Our professional Consultants are trained to assist you with etiquette, item selection, wording, ink color, font and envelope
lining selection. We work closely with our customers on their orders for both personal and corporate / organization events.
Through the years, our consultants have been collecting and gathering information on invitation and party etiquette. This
etiquette guide contains the questions our consultants are most frequently asked by our customers.
Prior to Ordering While Ordering When Order Received Holiday Cards
When should we order invitations for our corporate event?
Ideally, we recommend ordering your invitations as soon as the details for your event have been finalized. This should be
at least 2-3 months before the event. You want to give yourself as much time as possible to avoid feeling rushed. In
corporate environments, this amount of time is not always available.
How soon can we receive our invitations or announcements?
This varies depending on the item you order. Each item's description page will show available turnaround
times. Keep in mind that if you order a proof, the turnaround time you select
will not begin until we have received your final proof approval.
Do I need to see a proof first?
As you are placing your order, you will receive an instant preview. In addition, we can e-mail a proof to you of your order (PDF format) at no charge within 2-3 business days of placing your order.
We highly recommend selecting the option for a proof
if time allows.
Proofs allow you to see your order as it has been typeset before the order goes to print. You can still make changes as
needed in the proofing stage as many changes can occur for corporate events. Also, in many cases, a supervisor or
manager may wish to view the proof and give their approval before proceeding. Rest assured, however, if you do not have
time for an emailed proof, all of our orders are edited by three consultants and all orders receive quality control before they are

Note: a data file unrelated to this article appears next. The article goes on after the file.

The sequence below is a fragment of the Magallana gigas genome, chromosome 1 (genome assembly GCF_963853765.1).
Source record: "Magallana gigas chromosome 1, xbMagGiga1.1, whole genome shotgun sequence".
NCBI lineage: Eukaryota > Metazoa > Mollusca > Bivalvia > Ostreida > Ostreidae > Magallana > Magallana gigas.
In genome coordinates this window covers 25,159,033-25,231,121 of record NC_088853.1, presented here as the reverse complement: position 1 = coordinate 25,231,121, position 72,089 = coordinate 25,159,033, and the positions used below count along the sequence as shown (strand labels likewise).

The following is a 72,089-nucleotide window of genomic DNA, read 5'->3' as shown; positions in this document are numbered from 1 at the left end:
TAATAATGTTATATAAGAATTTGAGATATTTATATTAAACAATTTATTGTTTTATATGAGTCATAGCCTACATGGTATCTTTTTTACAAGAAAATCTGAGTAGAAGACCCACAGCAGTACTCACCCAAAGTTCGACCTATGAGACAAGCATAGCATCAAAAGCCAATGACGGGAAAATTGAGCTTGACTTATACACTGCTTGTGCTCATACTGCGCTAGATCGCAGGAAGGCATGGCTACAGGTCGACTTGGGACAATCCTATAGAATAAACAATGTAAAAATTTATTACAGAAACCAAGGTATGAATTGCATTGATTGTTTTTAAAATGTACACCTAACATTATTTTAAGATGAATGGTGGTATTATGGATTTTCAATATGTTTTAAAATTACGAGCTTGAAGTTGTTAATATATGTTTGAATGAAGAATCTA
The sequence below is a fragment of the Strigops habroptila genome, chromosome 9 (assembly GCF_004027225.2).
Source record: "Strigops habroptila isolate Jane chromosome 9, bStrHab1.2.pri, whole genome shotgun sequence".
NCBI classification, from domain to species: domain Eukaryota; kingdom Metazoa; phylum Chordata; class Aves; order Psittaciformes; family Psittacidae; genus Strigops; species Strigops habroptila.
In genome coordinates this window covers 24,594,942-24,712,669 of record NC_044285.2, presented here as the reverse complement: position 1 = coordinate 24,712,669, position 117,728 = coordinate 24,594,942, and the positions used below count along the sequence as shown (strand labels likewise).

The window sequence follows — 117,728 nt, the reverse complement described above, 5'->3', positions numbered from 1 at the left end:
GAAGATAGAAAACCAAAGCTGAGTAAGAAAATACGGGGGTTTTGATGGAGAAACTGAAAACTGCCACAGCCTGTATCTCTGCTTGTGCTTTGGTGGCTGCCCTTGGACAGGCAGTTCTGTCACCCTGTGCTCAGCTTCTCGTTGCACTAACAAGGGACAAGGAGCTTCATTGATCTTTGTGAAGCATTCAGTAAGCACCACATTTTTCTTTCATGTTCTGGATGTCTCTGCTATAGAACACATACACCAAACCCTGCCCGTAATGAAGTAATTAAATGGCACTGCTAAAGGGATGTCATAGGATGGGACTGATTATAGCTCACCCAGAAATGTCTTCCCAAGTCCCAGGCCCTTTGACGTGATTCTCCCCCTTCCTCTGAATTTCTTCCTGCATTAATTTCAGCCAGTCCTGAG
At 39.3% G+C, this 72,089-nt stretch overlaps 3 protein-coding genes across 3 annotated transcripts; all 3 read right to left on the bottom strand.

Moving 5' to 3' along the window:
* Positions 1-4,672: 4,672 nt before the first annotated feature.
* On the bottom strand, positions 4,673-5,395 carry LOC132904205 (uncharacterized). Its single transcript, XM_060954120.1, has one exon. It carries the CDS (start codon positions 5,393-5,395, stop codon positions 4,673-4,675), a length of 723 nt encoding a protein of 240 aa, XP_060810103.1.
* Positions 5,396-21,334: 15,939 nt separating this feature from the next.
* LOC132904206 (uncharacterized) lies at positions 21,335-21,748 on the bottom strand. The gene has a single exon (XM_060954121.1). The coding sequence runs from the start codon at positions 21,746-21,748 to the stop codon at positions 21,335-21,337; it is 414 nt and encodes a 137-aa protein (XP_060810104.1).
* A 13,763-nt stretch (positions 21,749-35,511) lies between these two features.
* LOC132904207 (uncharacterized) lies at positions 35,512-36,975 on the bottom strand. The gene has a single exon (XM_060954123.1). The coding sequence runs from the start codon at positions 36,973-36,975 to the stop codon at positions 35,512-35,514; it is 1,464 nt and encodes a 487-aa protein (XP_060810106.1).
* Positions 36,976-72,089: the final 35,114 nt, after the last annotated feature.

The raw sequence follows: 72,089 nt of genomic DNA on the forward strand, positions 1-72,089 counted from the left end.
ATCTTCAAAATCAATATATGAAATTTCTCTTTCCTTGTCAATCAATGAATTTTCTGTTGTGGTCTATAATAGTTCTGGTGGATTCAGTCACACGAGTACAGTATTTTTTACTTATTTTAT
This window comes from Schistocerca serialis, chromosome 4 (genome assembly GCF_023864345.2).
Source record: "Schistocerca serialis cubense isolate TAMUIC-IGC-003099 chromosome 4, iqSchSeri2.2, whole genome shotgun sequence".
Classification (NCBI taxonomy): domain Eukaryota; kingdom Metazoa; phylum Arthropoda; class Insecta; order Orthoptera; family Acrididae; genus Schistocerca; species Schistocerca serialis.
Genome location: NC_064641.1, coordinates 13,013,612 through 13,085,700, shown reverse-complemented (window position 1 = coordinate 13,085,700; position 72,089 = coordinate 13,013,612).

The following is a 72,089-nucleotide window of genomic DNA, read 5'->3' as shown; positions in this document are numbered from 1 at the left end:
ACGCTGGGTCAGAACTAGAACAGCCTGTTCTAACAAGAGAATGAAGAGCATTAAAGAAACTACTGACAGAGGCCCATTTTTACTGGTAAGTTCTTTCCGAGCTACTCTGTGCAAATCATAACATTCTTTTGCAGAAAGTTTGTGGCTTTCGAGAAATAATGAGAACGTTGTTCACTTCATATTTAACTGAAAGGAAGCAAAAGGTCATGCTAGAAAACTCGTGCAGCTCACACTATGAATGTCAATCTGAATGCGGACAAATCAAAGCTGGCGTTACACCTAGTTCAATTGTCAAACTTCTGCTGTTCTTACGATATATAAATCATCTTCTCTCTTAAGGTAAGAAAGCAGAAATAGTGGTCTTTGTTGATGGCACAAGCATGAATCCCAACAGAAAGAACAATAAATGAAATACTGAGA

shipped to you.
What information should the invitation include?
- Name of the host(s)/ hostess(es) for the event (i.e. the business owner, a manager, or the company name).
- The purpose of the invitation/type of event: such as a charity golf tournament.
- Name of honoree, if applicable. Keep in mind, the "honoree" could be a group of people.
- Day and Date of the event. You will want to spell this out rather than print numbers numerically on formal invitations.
- Time of the event. Again, you will want to spell this out if this is a formal event.
- Name of the event location (i.e. Renowned Hotel, Lakeland Golf Course, Martinelli's Restaurant).
- Specific location: you will want to include the street address, city and state if inviting out of town guests, but the zip code
is not necessary.
- Appropriate attire.
- In some cases, it will be appropriate to list ticket costs, whether there is a cash bar, and other miscellaneous,
- Other information, such as valet parking included, a reserved block of rooms at a discount rate and contact information
can be included on a separate card instead of the invitation.
- Company or organization logo.
Are there other etiquette recommendations for business invitations and announcements?
- Aside from titles, avoid using abbreviations.
- Third person should be used for all of the wording such as: The Board of Directors of Mega Company is pleased to
announce the Grand Opening of their new location.
- Punctuation should be left off the end of sentences unless you are including a quote or verse.
- Use commas to separate information appearing on the same line such as: The Crane, 33 North Galway Street, Portland
What is the best way to word an invitation for an event with more than one host?
For a business event, you will list the hosts in order of rank. The CEO's name first, the President's name second,
the Vice President, Chairman, etc., the Board of Directors underneath that. If the event is informal and the hosts are of
equal status, you will list them alphabetically. If the event is at one of the host's homes, you would put his/her name first
and then list the other hosts alphabetically. Alphabetical order would apply for multiple companies hosting an event, or you
can list them in the order of the dollar amount contributed to the event (the largest sponsor would be listed first).
Can I see samples of invitation wording for corporate events and announcements?
Click here to view our corporate invitations wording samples
Is it inappropriate to put an end time on an invitation?
No, it is not considered inappropriate, it can actually be helpful. For many corporate events, it is even considered a
necessity for various reasons. Your guests need to know that information so they can arrange dinner dates, pick up
times for the children, etc. Also, you'll want to plan on turning the bar off 30 minutes after your stated end time
(otherwise it may never end).
Should I use "Regrets only" or "RSVP" on our company invitations?
This is a matter of personal preference. In many business situations, the person organizing the event may find it easier to